4/09 CALF CONNECTION: Protocols must be followed

By Sam Leadley

 

 

One common objective in calf rearing is healthy calves. But that objective is hard to reach if our collection, storage, mixing and feeding equipment is contaminated. We get high bacteria counts in our colostrum and milk/milk replacer. These high counts translate into scours, extra work caring for sick calves and unnecessary expenses.

Sometimes contaminated equipment results from a lack of effective cleaning protocol. For an example of a protocol that works well for manual cleaning of colostrum and milk equipment see www.atticacows.com. Click on Calf Facts and scroll to “Washing Milk Containers Protocol.”

However, many of us have this or a similar protocol already  in place. Then what is the problem?

A buildup of biofilm and residual wash water indicates cleaning protocols are not being followed.

A buildup of biofilm and residual wash water indicates cleaning protocols are not being followed.

In the accompanying picture, we see a milker pail where there were cleaning failures. The milker bucket was to be rinsed out, washed with hot water containing a chlorinated detergent including brushing, rinsed with an acid solution and set upside down on a rack to dry. Note the biofilm buildup on the inside and residual wash water in the bottom. 

This farm and another with poorly cleaned equipment  collected samples of their colostrum and milk replacer. Laboratory culturing showed t there was high bacteria contamination at both locations including especially high undesirable coliform counts. Thus, we went looking for failures in cleaning colostrum and milk replacer handling equipment. We found them, as you can see in the example in the picture. In both cases there had been no monitoring of established cleaning protocols for some time. 

These are the steps I take in monitoring cleaning protocols: 

• Before I observe actual employee behavior, I go to the work site and determine if it is possible to perform the task correctly in that setting with the tools and materials available. For example, are cleaning chemicals and an adequate supply of hot water and brushes available.

• I observe actual employee behavior instead of just talking about doing the job. This is best at the regular time employee does the task.

• I compare observed behavior to the training standards, which may be incorporated in the protocol. Examples are water temperature, use of chemicals, use of brushes and whether steps are done in correct order.

• When deviations from the protocol are observed, I review these differences privately with the employee. This is in contrast to “chewing out” the employee in front of her or his peers.

• When deviations from the protocol are observed, I provide a training opportunity for the employee. For a checklist to plan training see www.atticacows.com, click on Calf Facts and scroll to “Training Employees to Follow Protocols.”

• When performance of the task results in an objective, measurable outcome, I provide resources for collecting information to provide employees with feedback. In these instances, after the farms had provided the appropriate training, colostrum and milk replacer samples were collected and cultured to provide evidence that cleaning procedures were working well.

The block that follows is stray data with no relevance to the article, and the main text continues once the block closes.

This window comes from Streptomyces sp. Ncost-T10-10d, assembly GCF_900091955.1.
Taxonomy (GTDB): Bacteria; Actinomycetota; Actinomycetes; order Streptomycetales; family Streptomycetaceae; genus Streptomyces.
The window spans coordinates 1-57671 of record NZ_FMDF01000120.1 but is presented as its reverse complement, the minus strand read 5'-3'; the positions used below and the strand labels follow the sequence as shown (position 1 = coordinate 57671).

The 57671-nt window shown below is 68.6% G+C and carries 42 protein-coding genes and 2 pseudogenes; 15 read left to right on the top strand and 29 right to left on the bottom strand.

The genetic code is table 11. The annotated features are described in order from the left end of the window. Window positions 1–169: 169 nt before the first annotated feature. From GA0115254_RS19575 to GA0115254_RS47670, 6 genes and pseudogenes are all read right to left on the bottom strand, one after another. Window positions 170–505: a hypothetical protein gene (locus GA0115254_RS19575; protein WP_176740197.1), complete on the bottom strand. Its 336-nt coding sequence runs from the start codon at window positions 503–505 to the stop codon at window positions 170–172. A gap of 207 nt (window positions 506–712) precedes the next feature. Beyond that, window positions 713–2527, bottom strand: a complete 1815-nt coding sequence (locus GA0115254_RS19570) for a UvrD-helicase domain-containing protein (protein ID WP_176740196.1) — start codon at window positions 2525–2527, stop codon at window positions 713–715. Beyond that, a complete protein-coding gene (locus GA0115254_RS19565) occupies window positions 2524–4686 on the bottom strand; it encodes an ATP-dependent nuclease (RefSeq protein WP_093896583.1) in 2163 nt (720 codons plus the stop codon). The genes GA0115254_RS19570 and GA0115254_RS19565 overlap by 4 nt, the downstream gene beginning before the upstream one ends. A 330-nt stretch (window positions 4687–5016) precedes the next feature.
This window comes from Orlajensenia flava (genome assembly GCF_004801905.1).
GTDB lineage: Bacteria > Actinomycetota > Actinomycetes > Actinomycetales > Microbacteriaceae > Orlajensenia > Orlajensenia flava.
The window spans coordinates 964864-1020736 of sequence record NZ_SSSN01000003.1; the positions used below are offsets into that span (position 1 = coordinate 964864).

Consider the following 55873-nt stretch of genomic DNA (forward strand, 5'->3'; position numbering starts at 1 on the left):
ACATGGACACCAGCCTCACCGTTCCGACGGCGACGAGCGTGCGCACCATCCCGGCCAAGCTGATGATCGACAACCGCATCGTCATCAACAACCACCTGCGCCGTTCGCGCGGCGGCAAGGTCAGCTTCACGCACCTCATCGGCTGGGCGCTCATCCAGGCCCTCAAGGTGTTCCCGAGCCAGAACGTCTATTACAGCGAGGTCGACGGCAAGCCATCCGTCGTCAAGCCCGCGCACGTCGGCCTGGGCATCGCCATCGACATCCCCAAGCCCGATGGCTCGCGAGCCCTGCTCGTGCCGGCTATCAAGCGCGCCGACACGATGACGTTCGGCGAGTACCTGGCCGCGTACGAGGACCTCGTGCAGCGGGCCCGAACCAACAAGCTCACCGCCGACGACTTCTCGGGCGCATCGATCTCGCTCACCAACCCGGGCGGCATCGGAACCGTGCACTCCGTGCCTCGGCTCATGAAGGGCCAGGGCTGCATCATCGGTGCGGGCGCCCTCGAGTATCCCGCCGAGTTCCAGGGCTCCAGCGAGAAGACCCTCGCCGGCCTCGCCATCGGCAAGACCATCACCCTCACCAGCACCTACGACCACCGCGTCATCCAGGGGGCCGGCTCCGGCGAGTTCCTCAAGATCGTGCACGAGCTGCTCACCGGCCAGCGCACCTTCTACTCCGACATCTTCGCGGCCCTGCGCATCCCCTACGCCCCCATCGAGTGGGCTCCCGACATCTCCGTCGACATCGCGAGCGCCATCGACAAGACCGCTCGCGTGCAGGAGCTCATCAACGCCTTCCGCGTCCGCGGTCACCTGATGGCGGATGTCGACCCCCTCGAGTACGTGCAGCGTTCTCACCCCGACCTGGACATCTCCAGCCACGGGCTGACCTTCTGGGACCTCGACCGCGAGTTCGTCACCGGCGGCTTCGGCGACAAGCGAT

• My employee feedback is related directly to the protocol. In the case of the milker bucket failure, the feedback provided the actual wash water temperature (too low), chemicals (failure to use chlorine) and brushing (incomplete brushing of inside surfaces).

•  I give  employee feedback in straightforward, understandable terms. In the case of the milker bucket failure, I used a thermometer to show the employee the actual water temperature. I held up the detergent container and pointed out the absence of chlorine.

• I actively solicit employee reactions to their evaluations, using this information to revise protocols when needed. At one location the employee pointed out that she was expected to finish morning cleanup at a certain time, but the parlor wash cycle did not leave enough hot water to meet the wash protocol standard. This was useful information. A small but separate water heater was added just for the manual wash up sink making protocol compliance possible within the worker’s time limits.

• Where outcomes are the result of more than one employee’s work, I involve all employees in evaluation, retraining and/or protocol revision. The milker bucket example actually involved two employees that worked different shifts. It was necessary to meet with them at shift-change time to do the re-training.

•  I communicate with employees (evaluation, feedback, and training) in a language they understand. This refers not only to using the workers native language: Don’t say “hyperfluidity of feces” when saying “scours” would be better understood.

 

FYI

Sam Leadley is a replacement consultant with Attica Veterinary Associates, Attica, N.Y. Contact him via e-mail: sleadley@rochester.rr.com; phone: 585-591-2660; or visit http://atticavet.entrexp.com.

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